When they came back out again, it was clear that their sweet dog had little time left here on Earth. I overheard the details as they asked further questions at the counter and made plans for his last visit, and while they wrapped up the appointment, that familiar war of doubt rose up within me. My heart that loves felt compelled to give the woman a hug. She stood at the counter, barely able to ask her questions, her eyes red-rimmed and wet with tears.

“You can’t hug her. You don’t even know her,” those pesky old warnings whispered. But on this day, a stronger thought cut through my worry. A gentle reminder:

“Show me how to comfort and care for them with your love.”

I knew what it felt like to go through what she was going through. And I remembered how much it meant to me when people who cared reached out to try to comfort me when I had to say goodbye to my last dog two years ago. My old chocolate Lab meant the world to me—she was family. Now it was my turn to be a comforter…if I could just be brave enough.

What was the worst that could happen? She might shrug me off. She might tell me to leave her alone. But my soul knew her heart was breaking, and when my heart is breaking, a hug has the power to hold the fragile broken pieces of my soul together, even if just for a moment. I asked the Lord for guidance, holding my breath until I heard His answer.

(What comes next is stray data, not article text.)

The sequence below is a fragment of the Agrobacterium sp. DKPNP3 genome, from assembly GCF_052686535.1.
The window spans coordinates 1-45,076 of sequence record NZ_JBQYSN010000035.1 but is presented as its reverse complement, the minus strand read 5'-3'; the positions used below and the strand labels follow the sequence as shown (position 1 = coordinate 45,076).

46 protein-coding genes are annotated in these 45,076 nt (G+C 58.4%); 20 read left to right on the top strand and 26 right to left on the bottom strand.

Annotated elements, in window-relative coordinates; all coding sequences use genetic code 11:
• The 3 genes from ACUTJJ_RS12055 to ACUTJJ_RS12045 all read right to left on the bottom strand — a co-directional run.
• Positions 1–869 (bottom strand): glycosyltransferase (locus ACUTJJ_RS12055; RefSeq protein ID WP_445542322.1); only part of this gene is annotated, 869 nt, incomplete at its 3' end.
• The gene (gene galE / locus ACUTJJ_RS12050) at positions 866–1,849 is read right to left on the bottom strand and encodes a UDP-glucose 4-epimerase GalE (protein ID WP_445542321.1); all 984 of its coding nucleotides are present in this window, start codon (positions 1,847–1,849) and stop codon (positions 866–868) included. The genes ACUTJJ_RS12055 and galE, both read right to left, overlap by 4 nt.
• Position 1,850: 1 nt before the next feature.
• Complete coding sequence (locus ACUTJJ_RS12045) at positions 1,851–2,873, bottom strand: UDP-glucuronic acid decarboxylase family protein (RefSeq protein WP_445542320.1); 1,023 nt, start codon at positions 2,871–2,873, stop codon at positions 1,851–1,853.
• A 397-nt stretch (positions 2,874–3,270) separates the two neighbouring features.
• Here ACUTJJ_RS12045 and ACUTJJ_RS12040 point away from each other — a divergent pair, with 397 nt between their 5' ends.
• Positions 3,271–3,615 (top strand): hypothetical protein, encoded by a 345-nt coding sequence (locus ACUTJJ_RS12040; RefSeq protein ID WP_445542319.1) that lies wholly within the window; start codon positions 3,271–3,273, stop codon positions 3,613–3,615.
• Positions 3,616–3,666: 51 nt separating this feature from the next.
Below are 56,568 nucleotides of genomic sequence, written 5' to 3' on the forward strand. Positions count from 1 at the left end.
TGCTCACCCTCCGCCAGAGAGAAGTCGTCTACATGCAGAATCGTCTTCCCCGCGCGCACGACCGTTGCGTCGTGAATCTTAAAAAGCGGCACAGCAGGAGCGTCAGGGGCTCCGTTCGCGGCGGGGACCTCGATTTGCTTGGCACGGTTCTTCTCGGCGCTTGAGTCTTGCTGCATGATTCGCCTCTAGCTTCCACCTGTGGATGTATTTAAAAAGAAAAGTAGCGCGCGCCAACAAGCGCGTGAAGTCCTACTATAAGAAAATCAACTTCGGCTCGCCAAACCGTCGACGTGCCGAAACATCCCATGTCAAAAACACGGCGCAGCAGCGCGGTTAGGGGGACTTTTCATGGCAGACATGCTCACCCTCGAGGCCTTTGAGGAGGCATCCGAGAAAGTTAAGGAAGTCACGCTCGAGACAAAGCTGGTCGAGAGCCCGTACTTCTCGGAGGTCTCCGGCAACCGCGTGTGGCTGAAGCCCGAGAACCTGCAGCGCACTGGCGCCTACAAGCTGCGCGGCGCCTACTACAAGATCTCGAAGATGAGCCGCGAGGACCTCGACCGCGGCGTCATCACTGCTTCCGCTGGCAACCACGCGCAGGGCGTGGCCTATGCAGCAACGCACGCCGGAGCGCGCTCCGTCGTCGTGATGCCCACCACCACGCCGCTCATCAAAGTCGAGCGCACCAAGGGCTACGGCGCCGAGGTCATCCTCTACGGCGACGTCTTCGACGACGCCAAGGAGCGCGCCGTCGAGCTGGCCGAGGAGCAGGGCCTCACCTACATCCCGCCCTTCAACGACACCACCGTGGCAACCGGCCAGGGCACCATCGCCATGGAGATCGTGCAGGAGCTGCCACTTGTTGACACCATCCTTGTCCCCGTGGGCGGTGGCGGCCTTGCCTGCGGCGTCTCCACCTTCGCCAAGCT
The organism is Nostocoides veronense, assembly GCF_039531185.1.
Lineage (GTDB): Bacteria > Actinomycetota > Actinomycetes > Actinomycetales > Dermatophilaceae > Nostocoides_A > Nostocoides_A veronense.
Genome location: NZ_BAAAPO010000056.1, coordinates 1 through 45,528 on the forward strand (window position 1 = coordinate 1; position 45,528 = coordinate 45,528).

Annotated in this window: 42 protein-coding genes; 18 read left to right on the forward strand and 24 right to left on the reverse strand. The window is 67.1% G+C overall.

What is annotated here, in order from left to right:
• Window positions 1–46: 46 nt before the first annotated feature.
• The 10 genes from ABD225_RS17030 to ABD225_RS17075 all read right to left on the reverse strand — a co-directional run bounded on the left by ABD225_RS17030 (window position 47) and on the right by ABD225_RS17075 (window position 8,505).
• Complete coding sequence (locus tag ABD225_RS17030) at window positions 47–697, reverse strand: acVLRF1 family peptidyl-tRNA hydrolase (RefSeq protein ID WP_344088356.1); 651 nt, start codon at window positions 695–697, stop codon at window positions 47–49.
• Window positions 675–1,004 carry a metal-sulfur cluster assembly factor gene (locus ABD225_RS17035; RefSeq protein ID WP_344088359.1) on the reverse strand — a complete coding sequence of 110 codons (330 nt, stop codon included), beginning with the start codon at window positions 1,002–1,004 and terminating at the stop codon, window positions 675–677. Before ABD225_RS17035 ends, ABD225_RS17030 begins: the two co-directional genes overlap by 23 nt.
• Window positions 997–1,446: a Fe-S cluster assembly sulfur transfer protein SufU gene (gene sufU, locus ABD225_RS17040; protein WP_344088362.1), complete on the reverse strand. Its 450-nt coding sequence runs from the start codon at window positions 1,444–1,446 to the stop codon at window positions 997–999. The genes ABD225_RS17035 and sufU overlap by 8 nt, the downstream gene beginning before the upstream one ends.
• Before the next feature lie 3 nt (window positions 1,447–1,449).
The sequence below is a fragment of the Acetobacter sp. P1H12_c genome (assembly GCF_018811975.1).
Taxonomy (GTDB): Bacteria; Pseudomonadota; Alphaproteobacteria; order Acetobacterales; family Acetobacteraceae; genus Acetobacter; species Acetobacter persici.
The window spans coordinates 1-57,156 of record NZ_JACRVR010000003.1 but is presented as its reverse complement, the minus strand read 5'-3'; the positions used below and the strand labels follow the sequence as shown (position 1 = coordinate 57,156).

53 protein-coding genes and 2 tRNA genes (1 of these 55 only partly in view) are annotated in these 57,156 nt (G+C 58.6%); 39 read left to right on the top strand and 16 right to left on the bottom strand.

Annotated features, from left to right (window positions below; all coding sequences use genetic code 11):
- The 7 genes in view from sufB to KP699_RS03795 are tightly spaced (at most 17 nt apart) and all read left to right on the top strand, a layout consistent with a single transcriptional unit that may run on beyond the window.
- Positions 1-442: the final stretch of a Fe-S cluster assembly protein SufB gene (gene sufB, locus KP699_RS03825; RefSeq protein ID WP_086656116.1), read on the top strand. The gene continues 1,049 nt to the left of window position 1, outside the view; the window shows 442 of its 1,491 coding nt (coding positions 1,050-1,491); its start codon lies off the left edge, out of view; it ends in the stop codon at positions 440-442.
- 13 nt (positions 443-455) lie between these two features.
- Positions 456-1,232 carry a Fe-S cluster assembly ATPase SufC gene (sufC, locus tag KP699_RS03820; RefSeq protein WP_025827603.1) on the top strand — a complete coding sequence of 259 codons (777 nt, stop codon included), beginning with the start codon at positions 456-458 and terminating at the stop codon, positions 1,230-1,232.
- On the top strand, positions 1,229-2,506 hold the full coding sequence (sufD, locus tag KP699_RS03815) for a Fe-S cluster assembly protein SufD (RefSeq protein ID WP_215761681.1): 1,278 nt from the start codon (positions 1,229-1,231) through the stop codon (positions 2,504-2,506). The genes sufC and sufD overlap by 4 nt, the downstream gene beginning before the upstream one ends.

As she turned to leave the office, my feet found themselves flying across the white linoleum floor. I wrapped my arms around her, and…you know what? She held on tightly for the longest time, this woman that I didn’t know.

Someone told me a long time ago, “Never be the first to let go when you hug someone. Give them as long as they need.” So I held on. As we broke apart, we looked at each other with tears in our eyes. I told her how sorry I was. I don’t know if I’ll ever see her again, but I do know this: I don’t regret reaching out to comfort her.

And I know I’ll be braver the next time I have the opportunity to lend a hand or an ear or a meal.

In the next few weeks, I’ll be thinking about the Boxer family and their heartache. I’ll be praying for them, hoping they find some joy in their last days with their beloved companion, even though their time is short. And in the future, I’ll be praying I am bold enough to take action whenever I see someone else who needs to be comforted or encouraged….looking to see how I can be an ambassador of God’s love. It’s what we’re called to do.

“Blessed be the God and Father of our Lord Jesus Christ, the Father of mercies and God of all comfort, who comforts us in all our affliction, so that we may be able to comfort those who are in any affliction, with the comfort with which we ourselves are comforted by God.” 2 Corinthians 1:3-4 (ESV)

If you enjoyed Robin’s guest article and want to read more of her writing, you can visit her at Encourage Your Heart.

Can you relate to Robin’s feelings of doubt in that moment? I sure can! Do you have a similar story to share? Please let us know in the comments below. Robin and I would love to hear from you and encourage you!